Warm afternoons ahead with stray showers possible
A much quieter week is ahead. Though rain chances are not zero, any showers should be isolated and passing.
Next 24 Hours: The nighttime hours will remain largely quiet with just a few clouds, low temperatures in the upper 60s and east winds of 5-10mph. There is a shot at some patchy fog formation but it should not become dense. Winds should start to slacken enough on Tuesday to slowly alleviate lingering flooding issues along the Amite River and Lake Maurepas. Mostly sunny skies early will give way to some vertical cloud development and perhaps a spotty shower or thunderstorms during the afternoon hours as high temperatures peak in the mid 80s.
Up Next: Once again, on Wednesday, there may be just enough instability for isolated, afternoon showers and thunderstorms as highs reach for the mid 80s. Thursday and Friday are expected to be mainly dry and seasonably warm with lows in the upper 60s and highs in the upper 80s. Of the two weekend days, Saturday bring a slightly better chance for a shower than Sunday but coverage should remain low in the 20 percent range. The 7-day rainfall forecast is for less than a half inch around the forecast area, which may be a welcome dry period after last week’s deluge. CLICK HERE for your full 7-Day Forecast.
The Tropics: There are currently no areas of interest in the Gulf of Mexico, Caribbean Sea or Atlantic Ocean. No tropical development is expected over the next five days. Be sure to visit the WBRZ Hurricane Center as we prepare for 183 Days of Hurricane Season.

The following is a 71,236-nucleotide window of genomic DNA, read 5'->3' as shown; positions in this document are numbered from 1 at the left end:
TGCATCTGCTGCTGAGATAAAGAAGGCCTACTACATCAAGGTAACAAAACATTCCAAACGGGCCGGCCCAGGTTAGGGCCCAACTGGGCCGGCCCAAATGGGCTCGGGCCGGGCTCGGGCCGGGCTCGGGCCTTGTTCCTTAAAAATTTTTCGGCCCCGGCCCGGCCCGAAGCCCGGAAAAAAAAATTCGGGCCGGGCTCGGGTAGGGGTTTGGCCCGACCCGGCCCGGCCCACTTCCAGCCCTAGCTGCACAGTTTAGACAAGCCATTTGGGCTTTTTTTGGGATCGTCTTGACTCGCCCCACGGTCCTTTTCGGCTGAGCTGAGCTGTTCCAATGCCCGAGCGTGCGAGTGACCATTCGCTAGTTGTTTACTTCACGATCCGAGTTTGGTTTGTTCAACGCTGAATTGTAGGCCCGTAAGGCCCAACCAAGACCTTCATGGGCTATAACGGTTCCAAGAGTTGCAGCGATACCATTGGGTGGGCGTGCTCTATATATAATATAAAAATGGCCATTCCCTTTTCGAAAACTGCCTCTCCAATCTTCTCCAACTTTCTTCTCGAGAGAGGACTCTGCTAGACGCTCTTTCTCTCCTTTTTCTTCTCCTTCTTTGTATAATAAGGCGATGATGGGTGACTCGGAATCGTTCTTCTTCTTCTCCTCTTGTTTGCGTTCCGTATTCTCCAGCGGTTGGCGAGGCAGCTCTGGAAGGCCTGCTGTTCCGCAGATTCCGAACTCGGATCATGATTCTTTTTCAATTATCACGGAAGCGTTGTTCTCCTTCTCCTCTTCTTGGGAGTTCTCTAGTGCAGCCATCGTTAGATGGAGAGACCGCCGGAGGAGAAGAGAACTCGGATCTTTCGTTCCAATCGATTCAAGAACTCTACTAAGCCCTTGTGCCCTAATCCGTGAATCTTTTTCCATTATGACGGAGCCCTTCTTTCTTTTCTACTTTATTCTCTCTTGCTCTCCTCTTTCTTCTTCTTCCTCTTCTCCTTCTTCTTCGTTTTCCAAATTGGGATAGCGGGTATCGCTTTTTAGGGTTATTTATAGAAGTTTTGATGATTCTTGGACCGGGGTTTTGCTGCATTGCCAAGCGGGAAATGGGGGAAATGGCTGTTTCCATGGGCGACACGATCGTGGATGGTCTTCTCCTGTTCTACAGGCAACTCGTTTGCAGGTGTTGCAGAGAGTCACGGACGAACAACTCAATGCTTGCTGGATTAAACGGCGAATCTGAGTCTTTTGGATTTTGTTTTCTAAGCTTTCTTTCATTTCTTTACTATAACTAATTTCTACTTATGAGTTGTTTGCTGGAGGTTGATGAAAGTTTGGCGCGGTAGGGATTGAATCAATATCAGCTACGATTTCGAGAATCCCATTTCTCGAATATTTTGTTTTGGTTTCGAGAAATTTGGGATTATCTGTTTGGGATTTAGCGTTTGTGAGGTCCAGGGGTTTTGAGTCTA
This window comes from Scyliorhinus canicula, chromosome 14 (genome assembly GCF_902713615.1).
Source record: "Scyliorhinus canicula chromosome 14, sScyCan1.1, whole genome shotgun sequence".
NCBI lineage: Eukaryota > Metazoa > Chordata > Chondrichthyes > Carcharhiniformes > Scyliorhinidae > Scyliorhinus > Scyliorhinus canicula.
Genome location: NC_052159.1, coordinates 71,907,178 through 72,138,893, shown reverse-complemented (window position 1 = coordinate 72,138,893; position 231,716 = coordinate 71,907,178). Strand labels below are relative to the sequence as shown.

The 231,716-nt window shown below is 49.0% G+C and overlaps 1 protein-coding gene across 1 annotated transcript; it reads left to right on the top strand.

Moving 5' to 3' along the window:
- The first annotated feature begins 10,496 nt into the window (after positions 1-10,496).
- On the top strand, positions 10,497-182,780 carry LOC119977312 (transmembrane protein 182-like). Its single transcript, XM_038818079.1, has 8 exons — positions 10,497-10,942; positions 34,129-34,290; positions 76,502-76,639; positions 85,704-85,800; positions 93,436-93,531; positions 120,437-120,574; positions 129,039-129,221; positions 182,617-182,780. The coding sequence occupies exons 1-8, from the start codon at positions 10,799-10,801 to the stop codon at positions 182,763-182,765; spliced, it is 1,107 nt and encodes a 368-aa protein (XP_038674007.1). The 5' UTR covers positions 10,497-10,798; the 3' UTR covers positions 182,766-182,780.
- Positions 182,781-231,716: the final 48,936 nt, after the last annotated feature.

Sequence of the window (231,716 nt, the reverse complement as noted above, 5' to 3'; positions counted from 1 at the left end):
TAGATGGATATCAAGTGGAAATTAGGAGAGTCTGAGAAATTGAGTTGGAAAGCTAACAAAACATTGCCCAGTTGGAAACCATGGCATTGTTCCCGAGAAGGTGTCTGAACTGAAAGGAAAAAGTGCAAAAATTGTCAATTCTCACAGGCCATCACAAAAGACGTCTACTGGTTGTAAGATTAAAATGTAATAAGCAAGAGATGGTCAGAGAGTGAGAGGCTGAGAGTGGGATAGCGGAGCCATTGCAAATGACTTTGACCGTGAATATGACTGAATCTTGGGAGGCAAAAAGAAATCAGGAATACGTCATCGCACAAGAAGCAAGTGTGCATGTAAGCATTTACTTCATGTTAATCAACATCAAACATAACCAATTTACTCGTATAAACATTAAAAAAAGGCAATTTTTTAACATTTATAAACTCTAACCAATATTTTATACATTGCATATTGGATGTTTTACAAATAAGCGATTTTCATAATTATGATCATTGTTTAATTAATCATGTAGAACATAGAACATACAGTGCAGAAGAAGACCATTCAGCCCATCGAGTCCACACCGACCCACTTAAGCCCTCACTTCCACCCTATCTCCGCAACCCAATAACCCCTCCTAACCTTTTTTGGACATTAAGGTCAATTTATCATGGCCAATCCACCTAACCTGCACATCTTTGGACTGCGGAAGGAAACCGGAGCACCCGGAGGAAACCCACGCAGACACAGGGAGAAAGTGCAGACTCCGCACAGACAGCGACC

The Explanation: A ridge of high pressure positioned over the Southeast U.S. will be broken down by a weak upper level trough approaching from the west on Tuesday and Wednesday. Additionally, precipitable water, or available moisture in the atmosphere, will increase to above average levels. The retreat of the ridge and added moisture will result in enough instability aloft for daytime warming to instigate some very isolated shower activity, mainly west of I-55. The upper level trough will pass northeast of the region to end the week and rain chances will slip back toward zero. A stronger upper level trough may make a little better southeastward progress across the country on Saturday and Sunday unlidding the atmosphere for more isolated or even scattered showers and thunderstorms—especially if the trough can drive a front into the area. It is too far out to tell if that front will sneak into the Gulf, which is increasingly less likely this time of year. If it can, we could get one of our final reductions in humidity before the summer sweats set in.
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